In the first presidential debate, Donald Trump interrupted Hillary Clinton three times.
Turns out, a lot of people were counting, but nobody was counting in exactly the same way. As we gear up for the second presidential debate tonight, I thought it was worth exploring that, especially because we at FiveThirtyEight were a major outlier: We had the lowest interruption count, by far, of any news organization I could find.
|MEDIA OUTLET||COUNTED INTERRUPTIONS|
|Now This News||34|
|New York Times||39|
And reporters aren’t alone in our inability to settle on a standard way to count interruptions. After the Sept. 26 debate, Trump’s interruptions of Clinton became news because of the way they reflected both many women’s personal experiences and social science research that has, in general, shown that women get interrupted more frequently than men. But when I spoke with scientists who have done those studies, they told me that they haven’t been able to settle on a definition of “interruption,” either.
“It’s unimaginable how many definitions of interruptions I’ve seen in the [scientific] literature,” said Kristin Anderson, professor of psychology at the University of Houston-Downtown. “These are definitions that have to be operationally defined and submitted to peer review, and you still get a lot.”
It should be no surprise then that journalists — social science JV team that we are — counted interruptions in a variety of ways. Both FiveThirtyEight (lowest count) and Vox (highest count) went into the first presidential debate intending to track the number of times Trump interrupted Clinton, and vice versa, because of what reporters had seen of his style in the primary debates. Time magazine’s Chris Wilson, on the other hand, decided to track interruptions the next morning — after a mental light bulb went off at 6:30 a.m. and he came up with an idea.
“The challenge is that when you have an event that most people would agree is at least in part political theater, it’s difficult to come up with a way to quantify what happened,” he told me. Wilson’s solution was to use transcripts of the debate, provided by Congressional Quarterly, which inserted ellipses every time one speaker was still talking when another began. He used these to make a graphical interface that allows readers to skip through the debate interruption by interruption. In general, though, most reporters kept track during the debate, using predetermined criteria.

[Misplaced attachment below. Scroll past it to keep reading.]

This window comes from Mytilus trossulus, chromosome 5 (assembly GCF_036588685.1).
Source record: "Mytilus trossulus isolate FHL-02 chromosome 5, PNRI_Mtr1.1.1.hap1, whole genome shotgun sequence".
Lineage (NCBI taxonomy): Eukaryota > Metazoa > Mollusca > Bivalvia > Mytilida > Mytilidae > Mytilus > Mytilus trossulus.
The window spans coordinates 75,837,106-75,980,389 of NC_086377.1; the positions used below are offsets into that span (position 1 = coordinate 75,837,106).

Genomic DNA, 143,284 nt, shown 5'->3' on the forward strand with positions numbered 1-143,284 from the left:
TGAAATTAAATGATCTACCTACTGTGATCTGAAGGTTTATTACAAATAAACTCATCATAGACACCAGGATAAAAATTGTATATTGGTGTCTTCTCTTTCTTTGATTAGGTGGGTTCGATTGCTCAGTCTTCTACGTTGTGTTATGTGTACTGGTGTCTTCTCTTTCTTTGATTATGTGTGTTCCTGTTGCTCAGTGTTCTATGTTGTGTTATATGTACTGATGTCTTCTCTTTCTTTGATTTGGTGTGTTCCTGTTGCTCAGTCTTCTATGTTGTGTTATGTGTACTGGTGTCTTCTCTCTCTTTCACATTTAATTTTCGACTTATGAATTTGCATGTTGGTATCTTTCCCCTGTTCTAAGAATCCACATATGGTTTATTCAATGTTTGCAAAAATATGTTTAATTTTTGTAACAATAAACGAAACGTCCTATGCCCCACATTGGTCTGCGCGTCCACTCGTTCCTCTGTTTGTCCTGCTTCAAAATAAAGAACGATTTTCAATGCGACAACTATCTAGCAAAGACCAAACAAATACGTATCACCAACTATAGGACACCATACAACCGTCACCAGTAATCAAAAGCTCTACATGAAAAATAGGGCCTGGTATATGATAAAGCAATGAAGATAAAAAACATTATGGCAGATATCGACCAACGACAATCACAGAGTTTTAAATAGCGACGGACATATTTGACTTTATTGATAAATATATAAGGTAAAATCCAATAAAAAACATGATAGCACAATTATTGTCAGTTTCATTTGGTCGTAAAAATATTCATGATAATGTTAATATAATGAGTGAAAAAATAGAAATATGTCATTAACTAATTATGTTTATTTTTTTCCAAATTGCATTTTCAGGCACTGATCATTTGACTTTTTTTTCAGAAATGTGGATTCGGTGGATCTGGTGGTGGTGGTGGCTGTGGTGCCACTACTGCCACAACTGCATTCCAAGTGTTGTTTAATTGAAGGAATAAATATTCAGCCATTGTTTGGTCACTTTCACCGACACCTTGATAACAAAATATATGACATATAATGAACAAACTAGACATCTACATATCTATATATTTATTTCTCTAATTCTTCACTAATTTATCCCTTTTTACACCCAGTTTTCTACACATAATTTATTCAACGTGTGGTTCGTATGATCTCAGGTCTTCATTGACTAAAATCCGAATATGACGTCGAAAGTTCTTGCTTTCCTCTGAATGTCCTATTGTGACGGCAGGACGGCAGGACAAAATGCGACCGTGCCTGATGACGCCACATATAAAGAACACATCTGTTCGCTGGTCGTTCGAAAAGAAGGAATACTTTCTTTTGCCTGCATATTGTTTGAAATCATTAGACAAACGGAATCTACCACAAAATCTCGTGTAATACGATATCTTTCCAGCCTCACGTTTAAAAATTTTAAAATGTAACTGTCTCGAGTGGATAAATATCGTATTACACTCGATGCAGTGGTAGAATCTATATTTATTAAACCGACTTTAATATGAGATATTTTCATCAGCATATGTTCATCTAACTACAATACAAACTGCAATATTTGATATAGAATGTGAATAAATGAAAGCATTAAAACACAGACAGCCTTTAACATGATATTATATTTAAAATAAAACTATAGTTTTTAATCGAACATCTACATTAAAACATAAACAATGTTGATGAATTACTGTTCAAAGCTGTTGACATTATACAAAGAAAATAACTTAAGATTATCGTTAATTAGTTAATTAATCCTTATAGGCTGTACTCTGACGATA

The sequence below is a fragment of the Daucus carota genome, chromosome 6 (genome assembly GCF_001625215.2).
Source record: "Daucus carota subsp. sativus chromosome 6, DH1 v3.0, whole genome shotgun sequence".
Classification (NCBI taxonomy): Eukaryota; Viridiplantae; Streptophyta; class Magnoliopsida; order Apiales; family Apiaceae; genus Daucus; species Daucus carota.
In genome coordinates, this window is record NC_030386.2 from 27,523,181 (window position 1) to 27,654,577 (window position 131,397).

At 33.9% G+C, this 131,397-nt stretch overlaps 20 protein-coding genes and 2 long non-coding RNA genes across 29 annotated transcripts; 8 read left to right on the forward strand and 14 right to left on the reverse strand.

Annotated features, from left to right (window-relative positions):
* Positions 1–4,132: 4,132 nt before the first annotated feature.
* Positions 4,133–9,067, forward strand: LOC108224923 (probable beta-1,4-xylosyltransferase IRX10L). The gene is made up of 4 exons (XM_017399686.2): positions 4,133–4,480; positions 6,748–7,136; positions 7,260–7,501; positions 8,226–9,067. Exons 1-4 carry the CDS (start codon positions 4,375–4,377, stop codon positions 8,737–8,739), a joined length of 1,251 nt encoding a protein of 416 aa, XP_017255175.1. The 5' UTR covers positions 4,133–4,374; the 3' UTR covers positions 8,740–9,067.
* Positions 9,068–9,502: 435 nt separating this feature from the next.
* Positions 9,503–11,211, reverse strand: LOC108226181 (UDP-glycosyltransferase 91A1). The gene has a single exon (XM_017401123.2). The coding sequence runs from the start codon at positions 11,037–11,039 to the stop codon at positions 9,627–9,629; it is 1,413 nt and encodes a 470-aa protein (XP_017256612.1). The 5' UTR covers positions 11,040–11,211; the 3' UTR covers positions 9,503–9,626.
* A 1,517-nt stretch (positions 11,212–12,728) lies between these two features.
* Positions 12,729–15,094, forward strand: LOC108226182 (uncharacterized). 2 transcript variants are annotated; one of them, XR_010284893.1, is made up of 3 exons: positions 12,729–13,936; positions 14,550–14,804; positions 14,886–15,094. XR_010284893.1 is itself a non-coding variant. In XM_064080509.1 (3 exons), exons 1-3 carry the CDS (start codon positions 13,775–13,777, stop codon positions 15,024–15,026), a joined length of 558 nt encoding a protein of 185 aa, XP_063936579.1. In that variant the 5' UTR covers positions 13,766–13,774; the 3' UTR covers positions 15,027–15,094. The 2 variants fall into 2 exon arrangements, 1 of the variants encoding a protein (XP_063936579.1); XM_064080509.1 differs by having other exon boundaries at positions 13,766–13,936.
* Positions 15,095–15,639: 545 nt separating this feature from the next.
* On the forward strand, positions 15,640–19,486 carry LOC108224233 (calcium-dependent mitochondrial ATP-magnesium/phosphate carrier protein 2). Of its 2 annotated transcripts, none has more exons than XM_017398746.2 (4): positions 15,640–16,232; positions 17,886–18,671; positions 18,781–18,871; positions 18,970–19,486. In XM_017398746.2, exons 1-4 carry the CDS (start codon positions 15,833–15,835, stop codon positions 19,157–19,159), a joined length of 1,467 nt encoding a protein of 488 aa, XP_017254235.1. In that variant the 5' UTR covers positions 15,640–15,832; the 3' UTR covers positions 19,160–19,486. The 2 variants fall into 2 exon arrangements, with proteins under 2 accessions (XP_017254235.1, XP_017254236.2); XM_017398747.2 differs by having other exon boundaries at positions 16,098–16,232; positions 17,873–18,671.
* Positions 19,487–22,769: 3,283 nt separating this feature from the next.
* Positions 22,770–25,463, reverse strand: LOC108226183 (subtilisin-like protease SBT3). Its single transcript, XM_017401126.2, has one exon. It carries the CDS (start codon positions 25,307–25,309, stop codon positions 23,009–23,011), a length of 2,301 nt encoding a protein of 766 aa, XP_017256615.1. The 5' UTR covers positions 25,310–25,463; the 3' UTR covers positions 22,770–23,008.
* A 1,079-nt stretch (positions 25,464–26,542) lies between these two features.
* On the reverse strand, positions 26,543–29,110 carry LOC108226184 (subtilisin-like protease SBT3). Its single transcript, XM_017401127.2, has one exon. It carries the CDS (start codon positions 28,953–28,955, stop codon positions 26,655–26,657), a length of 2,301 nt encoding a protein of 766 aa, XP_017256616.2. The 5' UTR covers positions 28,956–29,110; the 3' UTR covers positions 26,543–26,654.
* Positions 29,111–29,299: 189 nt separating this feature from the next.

And that criteria explains the variation. Leah Libresco, a former FiveThirtyEight news reporter who joined us for the debate, chose to separately track interruptions — when the person who cuts in “keeps talking and winds up getting to be the person who talks” — and interjections — “attempts at an interruption that aren’t sustained.” She counted three interruptions but 24 interjections by Trump (and five interjections, zero interruptions by Clinton). In contrast, Vox’s Sarah Frostenson counted interruptions in a way she described as “very literal.” “There were some instances where Trump was just like, ‘Nope. Nope. Nope.’ Did it [in] three quick successions,” she said. “I think some people might say, ‘Oh, that’s only one interruption.’ But we took it literally.” Which led to her high-end count of 51.
And all three of these methodologies differ from criteria used in scientific research. For instance, in a 2015 paper that looked for gendered variables in several features of speech, interruptions were defined in a way that combines both successful and unsuccessful attempts to take over the speaking role and excluded something scientists call “back-channeling” — the “yeah” or “mm-hmmms” that we all toss out while listening (I kept back-channeling in interviews as sources talked about back-channeling) and which are generally meant to encourage the speaker to continue. Trump used these during the debate. There’s a “yeah” that shows up as a Trump interruption in Time’s count. It likely would have been counted by Vox, as well, based on what Frostenson told me about their methodology.
More complicated is an interruption toward the end of the debate, when Trump said, “Oh, really?” as Clinton began talking about Alicia Machado, the former Miss Universe who Trump has called fat. That could count as back-channeling. Or it might not. It depends on Trump’s intention. And this is really where counting interruptions — for journalism or science — becomes tricky.